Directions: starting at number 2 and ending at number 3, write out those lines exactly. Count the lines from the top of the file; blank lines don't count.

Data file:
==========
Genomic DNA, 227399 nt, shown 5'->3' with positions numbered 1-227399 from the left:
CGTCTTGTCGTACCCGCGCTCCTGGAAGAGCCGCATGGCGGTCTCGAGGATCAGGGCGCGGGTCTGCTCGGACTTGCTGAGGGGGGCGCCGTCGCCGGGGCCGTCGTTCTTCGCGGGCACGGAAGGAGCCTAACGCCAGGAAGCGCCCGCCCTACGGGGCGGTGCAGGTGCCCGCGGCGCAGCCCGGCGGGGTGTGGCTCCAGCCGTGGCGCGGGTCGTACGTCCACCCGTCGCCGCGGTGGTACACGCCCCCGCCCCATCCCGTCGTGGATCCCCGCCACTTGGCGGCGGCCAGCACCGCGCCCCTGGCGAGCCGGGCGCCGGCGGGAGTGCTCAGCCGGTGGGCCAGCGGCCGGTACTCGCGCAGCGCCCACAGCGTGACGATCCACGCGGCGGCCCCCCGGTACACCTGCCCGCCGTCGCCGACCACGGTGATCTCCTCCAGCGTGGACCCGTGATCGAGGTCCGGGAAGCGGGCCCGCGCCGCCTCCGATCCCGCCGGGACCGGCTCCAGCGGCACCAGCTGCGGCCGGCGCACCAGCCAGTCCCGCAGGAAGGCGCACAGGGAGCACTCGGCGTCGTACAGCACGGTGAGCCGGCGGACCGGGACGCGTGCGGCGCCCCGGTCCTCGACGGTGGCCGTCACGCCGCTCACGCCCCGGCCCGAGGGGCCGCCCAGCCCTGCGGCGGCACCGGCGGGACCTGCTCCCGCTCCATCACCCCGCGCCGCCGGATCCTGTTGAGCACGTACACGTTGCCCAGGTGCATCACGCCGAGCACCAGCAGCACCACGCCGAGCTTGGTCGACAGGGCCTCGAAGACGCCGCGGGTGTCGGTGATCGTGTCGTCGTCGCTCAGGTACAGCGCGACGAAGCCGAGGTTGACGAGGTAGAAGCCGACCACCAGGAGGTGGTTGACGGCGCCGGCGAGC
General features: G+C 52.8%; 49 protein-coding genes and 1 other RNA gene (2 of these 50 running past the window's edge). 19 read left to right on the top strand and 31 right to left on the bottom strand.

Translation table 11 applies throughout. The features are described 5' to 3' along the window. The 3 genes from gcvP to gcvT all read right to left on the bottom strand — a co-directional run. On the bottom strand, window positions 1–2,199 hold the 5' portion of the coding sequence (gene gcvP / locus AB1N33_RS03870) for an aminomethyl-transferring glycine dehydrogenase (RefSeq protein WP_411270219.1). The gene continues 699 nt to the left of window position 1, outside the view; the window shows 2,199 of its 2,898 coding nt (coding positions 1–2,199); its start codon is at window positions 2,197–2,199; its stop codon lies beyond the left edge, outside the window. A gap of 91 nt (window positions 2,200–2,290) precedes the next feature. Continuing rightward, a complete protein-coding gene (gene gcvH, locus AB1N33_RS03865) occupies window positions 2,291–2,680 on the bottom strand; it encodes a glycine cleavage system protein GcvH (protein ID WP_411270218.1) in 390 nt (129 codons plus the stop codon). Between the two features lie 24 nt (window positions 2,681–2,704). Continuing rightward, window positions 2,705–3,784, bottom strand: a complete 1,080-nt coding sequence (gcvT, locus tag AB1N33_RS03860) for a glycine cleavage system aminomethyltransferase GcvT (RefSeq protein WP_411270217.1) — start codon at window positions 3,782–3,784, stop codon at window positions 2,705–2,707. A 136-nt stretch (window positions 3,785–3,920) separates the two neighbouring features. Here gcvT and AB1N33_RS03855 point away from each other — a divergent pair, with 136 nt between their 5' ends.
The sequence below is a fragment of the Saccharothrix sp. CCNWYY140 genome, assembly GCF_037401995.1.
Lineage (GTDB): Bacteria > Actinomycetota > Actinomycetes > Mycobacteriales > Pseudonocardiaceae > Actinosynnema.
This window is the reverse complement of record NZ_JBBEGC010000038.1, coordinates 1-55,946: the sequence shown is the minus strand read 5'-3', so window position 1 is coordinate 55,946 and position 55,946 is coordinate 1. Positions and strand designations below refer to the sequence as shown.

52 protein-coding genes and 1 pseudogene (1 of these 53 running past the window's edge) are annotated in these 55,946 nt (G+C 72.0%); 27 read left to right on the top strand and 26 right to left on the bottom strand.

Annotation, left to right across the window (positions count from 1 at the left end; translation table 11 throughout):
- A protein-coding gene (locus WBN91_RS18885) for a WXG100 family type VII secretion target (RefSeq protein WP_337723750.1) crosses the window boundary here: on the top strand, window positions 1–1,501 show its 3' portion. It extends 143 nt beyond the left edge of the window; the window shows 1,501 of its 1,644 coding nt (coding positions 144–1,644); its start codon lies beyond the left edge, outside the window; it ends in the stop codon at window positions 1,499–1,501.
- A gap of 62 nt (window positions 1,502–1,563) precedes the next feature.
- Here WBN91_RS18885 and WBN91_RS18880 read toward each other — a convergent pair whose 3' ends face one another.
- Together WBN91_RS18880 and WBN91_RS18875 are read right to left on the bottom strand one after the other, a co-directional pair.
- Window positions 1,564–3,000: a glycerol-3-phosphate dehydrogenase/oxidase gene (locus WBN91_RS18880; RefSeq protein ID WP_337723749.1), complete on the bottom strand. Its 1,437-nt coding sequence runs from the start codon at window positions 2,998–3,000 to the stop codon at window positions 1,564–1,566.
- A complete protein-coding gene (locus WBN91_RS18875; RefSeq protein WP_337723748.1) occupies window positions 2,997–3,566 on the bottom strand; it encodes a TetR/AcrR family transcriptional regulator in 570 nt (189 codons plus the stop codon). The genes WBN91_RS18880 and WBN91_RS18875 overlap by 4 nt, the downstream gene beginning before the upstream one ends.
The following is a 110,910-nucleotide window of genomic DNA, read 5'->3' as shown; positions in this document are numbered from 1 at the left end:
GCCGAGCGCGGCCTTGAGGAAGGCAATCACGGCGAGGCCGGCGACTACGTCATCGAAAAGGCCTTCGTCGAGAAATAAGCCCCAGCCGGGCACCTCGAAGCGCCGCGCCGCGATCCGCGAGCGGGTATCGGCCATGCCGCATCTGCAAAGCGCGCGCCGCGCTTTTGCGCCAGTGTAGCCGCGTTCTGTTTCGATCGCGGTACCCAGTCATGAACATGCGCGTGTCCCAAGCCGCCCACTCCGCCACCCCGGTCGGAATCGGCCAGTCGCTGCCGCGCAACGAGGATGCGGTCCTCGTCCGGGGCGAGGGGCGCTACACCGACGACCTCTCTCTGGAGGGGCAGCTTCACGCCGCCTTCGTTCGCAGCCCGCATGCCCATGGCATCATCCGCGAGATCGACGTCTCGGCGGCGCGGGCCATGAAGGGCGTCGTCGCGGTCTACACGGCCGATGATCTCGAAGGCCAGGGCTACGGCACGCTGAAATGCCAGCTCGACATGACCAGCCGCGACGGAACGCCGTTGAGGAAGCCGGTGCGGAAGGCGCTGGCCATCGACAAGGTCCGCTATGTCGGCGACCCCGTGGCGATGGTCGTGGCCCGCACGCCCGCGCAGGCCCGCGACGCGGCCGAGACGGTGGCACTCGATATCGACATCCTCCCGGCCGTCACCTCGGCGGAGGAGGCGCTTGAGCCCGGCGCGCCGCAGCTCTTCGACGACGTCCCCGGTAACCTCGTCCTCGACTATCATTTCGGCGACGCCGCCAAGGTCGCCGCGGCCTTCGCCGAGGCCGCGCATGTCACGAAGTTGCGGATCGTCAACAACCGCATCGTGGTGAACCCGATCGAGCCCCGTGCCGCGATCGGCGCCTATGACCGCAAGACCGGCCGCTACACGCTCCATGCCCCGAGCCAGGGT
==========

CGTCTTGTCGTACCCGCGCTCCTGGAAGAGCCGCATGGCGGTCTCGAGGATCAGGGCGCGGGTCTGCTCGGACTTGCTGAGGGGGGCGCCGTCGCCGGGGCCGTCGTTCTTCGCGGGCACGGAAGGAGCCTAACGCCAGGAAGCGCCCGCCCTACGGGGCGGTGCAGGTGCCCGCGGCGCAGCCCGGCGGGGTGTGGCTCCAGCCGTGGCGCGGGTCGTACGTCCACCCGTCGCCGCGGTGGTACACGCCCCCGCCCCATCCCGTCGTGGATCCCCGCCACTTGGCGGCGGCCAGCACCGCGCCCCTGGCGAGCCGGGCGCCGGCGGGAGTGCTCAGCCGGTGGGCCAGCGGCCGGTACTCGCGCAGCGCCCACAGCGTGACGATCCACGCGGCGGCCCCCCGGTACACCTGCCCGCCGTCGCCGACCACGGTGATCTCCTCCAGCGTGGACCCGTGATCGAGGTCCGGGAAGCGGGCCCGCGCCGCCTCCGATCCCGCCGGGACCGGCTCCAGCGGCACCAGCTGCGGCCGGCGCACCAGCCAGTCCCGCAGGAAGGCGCACAGGGAGCACTCGGCGTCGTACAGCACGGTGAGCCGGCGGACCGGGACGCGTGCGGCGCCCCGGTCCTCGACGGTGGCCGTCACGCCGCTCACGCCCCGGCCCGAGGGGCCGCCCAGCCCTGCGGCGGCACCGGCGGGACCTGCTCCCGCTCCATCACCCCGCGCCGCCGGATCCTGTTGAGCACGTACACGTTGCCCAGGTGCATCACGCCGAGCACCAGCAGCACCACGCCGAGCTTGGTCGACAGGGCCTCGAAGACGCCGCGGGTGTCGGTGATCGTGTCGTCGTCGCTCAGGTACAGCGCGACGAAGCCGAGGTTGACGAGGTAGAAGCCGACCACCAGGAGGTGGTTGACGGCGCCGGCGAGC
General features: G+C 52.8%; 49 protein-coding genes and 1 other RNA gene (2 of these 50 running past the window's edge). 19 read left to right on the top strand and 31 right to left on the bottom strand.